Barr warns House Dems he might not appear at hearing

Attorney General William BarrBill BarrHarris faces pivotal moment with Supreme Court battle Hillicon Valley: DOJ proposes tech liability shield reform to Congress | Treasury sanctions individuals, groups tied to Russian malign influence activities | House Republican introduces bill to set standards for self-driving cars McCarthy threatens motion to oust Pelosi if she moves forward with impeachment MORE has warned House Democrats that he might not appear as scheduled this week in front of the Judiciary Committee, The Hill has confirmed.

Barr has told Democrats they need to change the proposed format for the hearing, CNN first reported Sunday, citing an unidentified source.

ADVERTISEMENT

In addition to five minutes of questioning for each member of the committee, Rep. Jerrold NadlerJerrold (Jerry) Lewis NadlerDemocrats shoot down talk of expanding Supreme Court Schumer: 'Nothing is off the table' if GOP moves forward with Ginsburg replacement Top Democrats call for DOJ watchdog to probe Barr over possible 2020 election influence MORE (D-N.Y.), the chairman of the committee, has proposed a round that would allow for each side to question Barr for 30 minutes, a source said. That round of questioning also would allow the committee counsels for both parties to question Barr.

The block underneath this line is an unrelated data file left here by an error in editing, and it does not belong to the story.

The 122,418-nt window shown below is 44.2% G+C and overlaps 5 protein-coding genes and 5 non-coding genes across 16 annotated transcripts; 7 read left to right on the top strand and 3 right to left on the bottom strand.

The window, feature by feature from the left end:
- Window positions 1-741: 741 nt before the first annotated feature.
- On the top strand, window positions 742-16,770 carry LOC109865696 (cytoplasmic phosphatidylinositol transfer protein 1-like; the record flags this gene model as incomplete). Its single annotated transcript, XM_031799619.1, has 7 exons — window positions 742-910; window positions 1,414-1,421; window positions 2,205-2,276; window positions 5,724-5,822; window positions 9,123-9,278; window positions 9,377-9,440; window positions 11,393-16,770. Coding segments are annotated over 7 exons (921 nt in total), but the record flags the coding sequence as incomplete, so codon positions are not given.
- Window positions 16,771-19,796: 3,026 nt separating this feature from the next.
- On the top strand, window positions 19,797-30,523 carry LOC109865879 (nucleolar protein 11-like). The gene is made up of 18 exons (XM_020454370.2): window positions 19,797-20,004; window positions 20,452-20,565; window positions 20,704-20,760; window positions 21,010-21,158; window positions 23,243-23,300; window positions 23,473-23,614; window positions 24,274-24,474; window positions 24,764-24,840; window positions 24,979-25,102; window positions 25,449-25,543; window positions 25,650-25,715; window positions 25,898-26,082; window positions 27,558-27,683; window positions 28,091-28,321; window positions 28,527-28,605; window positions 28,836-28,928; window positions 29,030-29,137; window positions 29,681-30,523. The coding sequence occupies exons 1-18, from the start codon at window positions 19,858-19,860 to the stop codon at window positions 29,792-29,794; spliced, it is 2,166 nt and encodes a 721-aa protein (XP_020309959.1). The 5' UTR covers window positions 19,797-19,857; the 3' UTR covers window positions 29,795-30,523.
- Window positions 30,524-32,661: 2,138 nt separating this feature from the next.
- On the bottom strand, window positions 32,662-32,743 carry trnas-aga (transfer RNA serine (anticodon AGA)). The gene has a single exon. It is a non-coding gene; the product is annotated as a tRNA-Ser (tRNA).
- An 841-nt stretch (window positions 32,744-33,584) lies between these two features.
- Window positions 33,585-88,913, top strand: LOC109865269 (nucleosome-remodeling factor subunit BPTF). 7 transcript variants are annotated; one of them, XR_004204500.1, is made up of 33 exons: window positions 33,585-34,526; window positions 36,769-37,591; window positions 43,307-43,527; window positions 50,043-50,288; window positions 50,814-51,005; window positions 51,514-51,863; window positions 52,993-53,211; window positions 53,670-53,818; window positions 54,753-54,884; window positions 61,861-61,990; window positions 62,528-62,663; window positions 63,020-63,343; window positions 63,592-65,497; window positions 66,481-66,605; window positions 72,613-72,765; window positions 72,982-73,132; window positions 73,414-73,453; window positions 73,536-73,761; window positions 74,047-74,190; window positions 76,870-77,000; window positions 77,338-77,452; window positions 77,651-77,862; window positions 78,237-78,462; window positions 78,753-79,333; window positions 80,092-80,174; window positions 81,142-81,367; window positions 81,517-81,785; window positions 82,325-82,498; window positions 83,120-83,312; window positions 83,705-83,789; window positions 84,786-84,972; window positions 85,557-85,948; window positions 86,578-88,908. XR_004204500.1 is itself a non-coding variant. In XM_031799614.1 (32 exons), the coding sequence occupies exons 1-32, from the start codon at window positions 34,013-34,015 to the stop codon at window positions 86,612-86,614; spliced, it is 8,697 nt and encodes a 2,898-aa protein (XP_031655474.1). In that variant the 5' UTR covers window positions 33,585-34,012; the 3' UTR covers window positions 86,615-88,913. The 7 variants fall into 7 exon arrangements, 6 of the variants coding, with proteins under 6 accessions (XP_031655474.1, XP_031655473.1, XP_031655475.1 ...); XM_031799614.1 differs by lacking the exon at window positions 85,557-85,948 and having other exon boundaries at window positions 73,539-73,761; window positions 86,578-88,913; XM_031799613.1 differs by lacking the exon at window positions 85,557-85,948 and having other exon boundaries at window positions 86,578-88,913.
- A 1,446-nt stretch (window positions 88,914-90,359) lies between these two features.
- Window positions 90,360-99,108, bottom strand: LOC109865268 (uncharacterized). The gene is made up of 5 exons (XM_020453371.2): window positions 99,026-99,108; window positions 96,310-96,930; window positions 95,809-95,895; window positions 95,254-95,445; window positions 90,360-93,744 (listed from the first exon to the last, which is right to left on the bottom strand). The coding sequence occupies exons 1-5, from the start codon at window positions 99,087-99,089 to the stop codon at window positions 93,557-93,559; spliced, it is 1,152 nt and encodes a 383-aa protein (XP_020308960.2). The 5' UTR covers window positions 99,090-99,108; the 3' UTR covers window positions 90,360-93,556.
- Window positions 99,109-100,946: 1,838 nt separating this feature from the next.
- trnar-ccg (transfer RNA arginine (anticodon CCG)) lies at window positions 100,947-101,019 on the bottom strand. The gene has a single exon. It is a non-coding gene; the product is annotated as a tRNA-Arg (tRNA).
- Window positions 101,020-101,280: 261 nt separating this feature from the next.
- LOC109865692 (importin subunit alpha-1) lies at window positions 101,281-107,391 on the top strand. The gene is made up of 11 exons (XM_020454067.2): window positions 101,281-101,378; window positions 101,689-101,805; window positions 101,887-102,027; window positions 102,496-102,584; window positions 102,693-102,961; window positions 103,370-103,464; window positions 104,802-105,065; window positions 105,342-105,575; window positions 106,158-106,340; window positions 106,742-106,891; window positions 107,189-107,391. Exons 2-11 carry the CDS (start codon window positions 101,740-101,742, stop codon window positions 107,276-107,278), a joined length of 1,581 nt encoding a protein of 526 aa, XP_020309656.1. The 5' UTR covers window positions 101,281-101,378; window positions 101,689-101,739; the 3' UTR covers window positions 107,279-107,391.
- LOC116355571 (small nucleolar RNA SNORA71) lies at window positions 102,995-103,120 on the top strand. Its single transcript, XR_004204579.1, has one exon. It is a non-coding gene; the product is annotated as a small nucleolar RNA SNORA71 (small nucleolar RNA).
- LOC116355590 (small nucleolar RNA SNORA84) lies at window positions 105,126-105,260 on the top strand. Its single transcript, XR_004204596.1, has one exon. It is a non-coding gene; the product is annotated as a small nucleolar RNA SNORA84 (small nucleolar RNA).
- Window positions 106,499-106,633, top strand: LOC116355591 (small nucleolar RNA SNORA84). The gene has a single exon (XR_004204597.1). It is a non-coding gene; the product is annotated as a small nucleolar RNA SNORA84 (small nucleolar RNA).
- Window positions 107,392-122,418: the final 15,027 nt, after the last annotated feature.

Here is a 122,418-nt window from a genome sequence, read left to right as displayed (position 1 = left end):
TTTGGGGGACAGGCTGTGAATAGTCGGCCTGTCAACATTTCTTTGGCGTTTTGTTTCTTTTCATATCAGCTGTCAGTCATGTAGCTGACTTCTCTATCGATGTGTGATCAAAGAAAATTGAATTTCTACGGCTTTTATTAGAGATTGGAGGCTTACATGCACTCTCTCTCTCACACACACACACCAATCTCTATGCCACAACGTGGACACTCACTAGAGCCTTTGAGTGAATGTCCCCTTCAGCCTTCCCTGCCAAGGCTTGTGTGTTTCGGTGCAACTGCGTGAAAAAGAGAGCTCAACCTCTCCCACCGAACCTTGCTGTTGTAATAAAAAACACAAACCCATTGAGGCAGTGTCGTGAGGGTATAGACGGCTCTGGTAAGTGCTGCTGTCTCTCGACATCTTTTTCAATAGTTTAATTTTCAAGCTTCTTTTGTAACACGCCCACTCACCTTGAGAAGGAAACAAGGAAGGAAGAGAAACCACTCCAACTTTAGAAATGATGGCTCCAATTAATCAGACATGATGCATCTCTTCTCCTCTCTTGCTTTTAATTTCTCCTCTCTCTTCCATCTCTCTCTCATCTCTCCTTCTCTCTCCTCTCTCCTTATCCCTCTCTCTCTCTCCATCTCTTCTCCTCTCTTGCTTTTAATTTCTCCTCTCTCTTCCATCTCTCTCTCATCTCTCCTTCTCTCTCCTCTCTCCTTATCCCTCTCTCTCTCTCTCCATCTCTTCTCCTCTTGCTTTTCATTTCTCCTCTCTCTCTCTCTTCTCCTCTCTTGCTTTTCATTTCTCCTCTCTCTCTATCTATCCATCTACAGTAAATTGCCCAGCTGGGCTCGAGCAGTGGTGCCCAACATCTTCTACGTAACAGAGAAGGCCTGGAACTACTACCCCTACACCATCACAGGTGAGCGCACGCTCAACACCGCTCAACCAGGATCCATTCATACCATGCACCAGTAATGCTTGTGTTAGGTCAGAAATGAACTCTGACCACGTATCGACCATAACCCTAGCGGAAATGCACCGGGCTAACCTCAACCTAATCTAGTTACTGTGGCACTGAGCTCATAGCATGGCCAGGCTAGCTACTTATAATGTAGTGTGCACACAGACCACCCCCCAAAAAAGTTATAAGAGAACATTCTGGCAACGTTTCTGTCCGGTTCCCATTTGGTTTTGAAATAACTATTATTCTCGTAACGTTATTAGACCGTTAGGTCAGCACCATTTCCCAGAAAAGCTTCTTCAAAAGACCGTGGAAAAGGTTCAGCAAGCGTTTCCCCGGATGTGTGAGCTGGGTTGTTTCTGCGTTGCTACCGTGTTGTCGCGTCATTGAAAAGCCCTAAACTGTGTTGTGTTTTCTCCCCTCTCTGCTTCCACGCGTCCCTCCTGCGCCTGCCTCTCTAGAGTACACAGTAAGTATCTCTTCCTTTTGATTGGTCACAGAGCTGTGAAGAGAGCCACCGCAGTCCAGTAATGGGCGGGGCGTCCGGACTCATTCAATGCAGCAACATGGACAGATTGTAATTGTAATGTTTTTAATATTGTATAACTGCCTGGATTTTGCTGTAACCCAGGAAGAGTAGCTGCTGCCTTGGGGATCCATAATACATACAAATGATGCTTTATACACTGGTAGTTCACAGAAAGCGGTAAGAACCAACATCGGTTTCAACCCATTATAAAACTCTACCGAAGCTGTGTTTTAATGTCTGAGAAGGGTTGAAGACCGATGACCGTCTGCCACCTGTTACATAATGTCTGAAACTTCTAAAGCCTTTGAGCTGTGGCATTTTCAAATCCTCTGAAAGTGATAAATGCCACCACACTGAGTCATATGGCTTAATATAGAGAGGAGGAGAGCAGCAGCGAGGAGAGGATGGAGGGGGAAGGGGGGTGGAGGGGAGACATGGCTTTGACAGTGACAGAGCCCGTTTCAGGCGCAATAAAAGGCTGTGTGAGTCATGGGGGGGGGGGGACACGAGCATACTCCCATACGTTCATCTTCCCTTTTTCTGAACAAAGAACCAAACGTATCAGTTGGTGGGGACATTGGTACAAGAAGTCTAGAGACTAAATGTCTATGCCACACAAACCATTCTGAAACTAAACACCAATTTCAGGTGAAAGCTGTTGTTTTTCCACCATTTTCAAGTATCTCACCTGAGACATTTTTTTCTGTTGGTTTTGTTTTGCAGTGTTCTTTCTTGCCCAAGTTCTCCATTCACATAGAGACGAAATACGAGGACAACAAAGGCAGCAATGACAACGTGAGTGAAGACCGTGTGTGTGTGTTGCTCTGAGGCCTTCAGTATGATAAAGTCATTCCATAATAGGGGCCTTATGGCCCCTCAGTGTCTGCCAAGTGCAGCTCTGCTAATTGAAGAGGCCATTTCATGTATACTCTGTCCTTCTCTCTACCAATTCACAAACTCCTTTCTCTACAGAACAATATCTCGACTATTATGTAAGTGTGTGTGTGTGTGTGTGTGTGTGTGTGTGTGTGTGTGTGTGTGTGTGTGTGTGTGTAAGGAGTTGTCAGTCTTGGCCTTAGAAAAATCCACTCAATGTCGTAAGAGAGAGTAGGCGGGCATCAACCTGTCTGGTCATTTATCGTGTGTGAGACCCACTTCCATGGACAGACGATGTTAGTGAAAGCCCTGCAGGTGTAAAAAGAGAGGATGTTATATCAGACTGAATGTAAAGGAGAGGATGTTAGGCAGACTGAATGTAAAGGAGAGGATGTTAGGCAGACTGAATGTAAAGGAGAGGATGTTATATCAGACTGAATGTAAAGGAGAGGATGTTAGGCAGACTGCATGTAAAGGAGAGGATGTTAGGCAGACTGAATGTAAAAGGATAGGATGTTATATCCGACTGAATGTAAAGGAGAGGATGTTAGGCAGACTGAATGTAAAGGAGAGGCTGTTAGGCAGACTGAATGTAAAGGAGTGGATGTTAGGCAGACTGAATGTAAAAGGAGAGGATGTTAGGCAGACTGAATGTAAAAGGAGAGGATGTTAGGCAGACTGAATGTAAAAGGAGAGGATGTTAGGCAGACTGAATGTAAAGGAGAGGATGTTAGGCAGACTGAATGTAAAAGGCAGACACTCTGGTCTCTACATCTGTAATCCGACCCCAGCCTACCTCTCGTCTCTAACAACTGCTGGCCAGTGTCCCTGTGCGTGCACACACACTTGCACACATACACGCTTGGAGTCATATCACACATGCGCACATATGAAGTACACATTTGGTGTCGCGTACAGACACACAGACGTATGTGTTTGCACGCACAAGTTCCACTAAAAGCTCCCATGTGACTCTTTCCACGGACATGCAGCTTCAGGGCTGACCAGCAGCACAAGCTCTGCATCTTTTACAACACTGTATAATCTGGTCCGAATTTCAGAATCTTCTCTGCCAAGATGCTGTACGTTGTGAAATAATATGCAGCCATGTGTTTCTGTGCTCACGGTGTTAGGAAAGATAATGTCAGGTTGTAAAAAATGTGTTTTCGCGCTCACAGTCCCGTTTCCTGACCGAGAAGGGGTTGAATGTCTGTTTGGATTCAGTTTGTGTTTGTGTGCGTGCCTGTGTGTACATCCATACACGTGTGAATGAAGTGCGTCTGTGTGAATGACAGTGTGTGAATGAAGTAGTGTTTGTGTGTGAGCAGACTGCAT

Nadler also has proposed having the committee enter a closed session to discuss redacted sections of special counsel Robert MuellerRobert (Bob) MuellerCNN's Toobin warns McCabe is in 'perilous condition' with emboldened Trump CNN anchor rips Trump over Stone while evoking Clinton-Lynch tarmac meeting The Hill's 12:30 Report: New Hampshire fallout MORE's report, the source added.

Barr has rejected the additional rounds of questioning, but it's possible he and Democrats could reach a deal before Thursday, when the hearing is scheduled.

A Department of Justice spokesperson said in a statement that "members of Congress should be the ones doing the questioning."

“The Attorney General agreed to appear before Congress. Therefore, Members of Congress should be the ones doing the questioning. He remains happy to engage with Members on their questions regarding the Mueller report," said spokesperson Kerri Kupec.

Lawmakers are expected to grill Barr on the Mueller report, which was made public earlier this month. 

Barr held a press conference immediately ahead of the report's release and has been accused of misrepresenting its findings.

Mueller's report did not find evidence that the Trump campaign conspired with Russia ahead of the 2016 election, but the report notes that the campaign believed it would benefit from Russia's interference and that Russia believed it would benefit from a Trump presidency.

Mueller also outlined several instances in which the president potentially obstructed justice.

Olivia Beavers contributed to this report, which was updated at 2:20 p.m.